// index.js
import { AppRegistry } from 'react-native';
import notifee, { EventType } from '@notifee/react-native';
import App from './App';

notifee.onBackgroundEvent(async ({ type, detail }) => {
  const { notification, pressAction } = detail;

  // Check if the user pressed the "Mark as read" action
  if (type === EventType.ACTION_PRESS && === 'mark-as-read') {
    // Update external API
    await fetch(`${}/read`, {
      method: 'POST',

    // Remove the notification
    await notifee.cancelNotification(;

// Register main application
AppRegistry.registerComponent('app', () => App);

The handler callback expects that once the task has completed a Promise is returned/resolved. The above example makes use of an async function which returns an implicit Promise once complete. If you are not using async, ensure your handler callback returns a promise once complete.

App open events

If user interaction on a notification has caused your application to open, you may want to obtain the notification which triggered the app to open (e.g. a specific chat message). Notifee exposes a getInitialNotification method on Android, which can be called early on in your React lifecycle to obtain the notification which opened the application.

It is recommended to always check if a notification has caused your app to open before displaying the main app content. Once consumed, the initial notification is removed.

For example, setup a "bootstrap" function inside of the root component of your application:

import React, { useState, useEffect } from 'react';
import notifee from '@notifee/react-native';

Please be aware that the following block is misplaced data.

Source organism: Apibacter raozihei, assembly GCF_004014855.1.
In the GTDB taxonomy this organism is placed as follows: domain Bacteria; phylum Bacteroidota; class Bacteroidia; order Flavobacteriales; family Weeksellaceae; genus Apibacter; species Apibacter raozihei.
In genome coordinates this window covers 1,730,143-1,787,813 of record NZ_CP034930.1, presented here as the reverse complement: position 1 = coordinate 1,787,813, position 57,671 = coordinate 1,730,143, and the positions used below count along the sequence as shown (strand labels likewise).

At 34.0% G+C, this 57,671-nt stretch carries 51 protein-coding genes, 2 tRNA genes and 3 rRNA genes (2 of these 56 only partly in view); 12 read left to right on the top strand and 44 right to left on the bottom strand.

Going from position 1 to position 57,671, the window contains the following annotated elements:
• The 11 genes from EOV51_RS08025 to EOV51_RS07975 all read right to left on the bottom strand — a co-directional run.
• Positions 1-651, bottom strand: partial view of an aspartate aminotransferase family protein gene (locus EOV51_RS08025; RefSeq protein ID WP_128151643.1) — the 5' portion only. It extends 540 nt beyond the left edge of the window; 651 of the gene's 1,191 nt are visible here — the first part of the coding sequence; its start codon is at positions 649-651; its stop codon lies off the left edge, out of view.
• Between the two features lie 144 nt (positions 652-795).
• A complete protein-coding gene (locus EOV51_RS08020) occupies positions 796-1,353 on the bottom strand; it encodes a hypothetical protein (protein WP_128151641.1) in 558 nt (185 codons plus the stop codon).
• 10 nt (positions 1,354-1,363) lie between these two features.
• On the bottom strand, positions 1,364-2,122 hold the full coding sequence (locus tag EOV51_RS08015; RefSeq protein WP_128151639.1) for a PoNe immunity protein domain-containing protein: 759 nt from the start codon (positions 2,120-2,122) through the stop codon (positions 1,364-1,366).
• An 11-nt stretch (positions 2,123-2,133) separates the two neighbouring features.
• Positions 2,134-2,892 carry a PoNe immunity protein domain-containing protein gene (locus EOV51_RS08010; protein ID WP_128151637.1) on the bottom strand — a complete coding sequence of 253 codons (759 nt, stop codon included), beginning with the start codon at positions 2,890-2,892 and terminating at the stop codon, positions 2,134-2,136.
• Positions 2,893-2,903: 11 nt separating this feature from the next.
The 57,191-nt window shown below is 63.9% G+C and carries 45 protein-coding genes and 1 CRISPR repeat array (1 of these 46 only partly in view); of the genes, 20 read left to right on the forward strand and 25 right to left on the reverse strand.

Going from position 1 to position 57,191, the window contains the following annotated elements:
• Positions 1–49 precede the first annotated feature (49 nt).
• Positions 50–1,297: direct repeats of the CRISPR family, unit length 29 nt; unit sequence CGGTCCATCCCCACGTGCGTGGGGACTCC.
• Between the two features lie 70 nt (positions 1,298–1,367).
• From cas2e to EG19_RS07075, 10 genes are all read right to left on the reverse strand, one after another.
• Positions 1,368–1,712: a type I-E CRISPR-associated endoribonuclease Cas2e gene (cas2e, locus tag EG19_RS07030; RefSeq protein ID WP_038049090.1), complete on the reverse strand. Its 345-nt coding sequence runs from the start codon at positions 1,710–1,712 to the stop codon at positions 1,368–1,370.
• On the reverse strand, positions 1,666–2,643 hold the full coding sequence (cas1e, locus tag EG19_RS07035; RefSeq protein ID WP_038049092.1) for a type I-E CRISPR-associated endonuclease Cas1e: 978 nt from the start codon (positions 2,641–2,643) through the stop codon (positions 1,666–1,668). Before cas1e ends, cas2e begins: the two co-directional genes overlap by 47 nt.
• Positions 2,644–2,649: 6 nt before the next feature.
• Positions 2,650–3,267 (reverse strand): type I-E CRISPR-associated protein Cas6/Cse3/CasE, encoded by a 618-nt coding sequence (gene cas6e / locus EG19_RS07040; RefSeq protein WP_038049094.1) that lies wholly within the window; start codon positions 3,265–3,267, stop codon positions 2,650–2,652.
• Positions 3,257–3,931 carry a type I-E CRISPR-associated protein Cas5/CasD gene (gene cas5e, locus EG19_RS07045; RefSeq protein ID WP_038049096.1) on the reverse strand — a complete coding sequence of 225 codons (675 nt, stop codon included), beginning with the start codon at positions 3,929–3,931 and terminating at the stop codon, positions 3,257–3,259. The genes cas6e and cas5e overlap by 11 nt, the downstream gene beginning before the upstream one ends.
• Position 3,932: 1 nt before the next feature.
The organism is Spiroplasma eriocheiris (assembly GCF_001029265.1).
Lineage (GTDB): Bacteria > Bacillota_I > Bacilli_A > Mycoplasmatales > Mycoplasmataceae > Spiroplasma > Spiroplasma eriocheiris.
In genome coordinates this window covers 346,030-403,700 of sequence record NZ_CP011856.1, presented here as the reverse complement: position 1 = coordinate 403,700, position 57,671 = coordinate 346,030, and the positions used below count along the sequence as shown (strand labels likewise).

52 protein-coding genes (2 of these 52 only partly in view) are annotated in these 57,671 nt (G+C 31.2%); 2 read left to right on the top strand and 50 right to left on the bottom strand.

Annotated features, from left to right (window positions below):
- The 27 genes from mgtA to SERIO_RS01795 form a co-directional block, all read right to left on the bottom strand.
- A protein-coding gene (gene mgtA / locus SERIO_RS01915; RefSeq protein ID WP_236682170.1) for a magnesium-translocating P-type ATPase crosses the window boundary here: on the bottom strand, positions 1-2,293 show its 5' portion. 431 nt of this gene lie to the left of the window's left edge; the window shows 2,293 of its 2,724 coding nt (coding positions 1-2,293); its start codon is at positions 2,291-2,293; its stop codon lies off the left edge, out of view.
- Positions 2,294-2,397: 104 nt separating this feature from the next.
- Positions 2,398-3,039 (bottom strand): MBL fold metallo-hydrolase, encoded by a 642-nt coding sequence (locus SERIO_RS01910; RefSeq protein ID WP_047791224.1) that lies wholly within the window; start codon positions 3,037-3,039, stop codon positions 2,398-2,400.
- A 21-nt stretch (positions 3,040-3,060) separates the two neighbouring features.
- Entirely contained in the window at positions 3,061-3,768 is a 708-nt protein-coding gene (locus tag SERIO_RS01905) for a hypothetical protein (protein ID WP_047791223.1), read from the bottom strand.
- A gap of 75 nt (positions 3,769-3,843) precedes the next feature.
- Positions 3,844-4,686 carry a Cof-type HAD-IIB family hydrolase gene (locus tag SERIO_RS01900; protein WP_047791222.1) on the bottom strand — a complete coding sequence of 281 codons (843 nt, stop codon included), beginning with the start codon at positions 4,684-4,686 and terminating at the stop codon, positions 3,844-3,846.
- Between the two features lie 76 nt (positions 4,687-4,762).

function App() {
  const [loading, setLoading] = useState(true);

  // Bootstrap sequence function
  async function bootstrap() {
    const initialNotification = await notifee.getInitialNotification();

    if (initialNotification) {
      console.log('Notification caused application to open', initialNotification.notification);
      console.log('Press action used to open the app', initialNotification.pressAction);

  useEffect(() => {
      .then(() => setLoading(false))
  }, []);

  if (loading) {
    return null;


If available, the initialNotification contains the notification & press action which triggered the app to open. Both can be combined to perform logic inside of your application which the user expects from their interaction, for example, opening a chat screen with a specific user who trigger the notification.

Once the initial notification has been consumed with a call to getInitialNotification, it is removed. If the app re-opens before the initial notification has been consumed (e.g. the user manual closing & reopening), it will not be available.

Copyright 2020 - 2021 © Invertase Limited

Except as otherwise noted, the content of this page is licensed under the Creative Commons Attribution 3.0 License and code samples are licensed under the Apache 2.0 License.

All product names, logos, and brands are property of their respective owners. All company, product and service names used in this website are for identification purposes only. Use of these names, logos, and brands does not imply endorsement.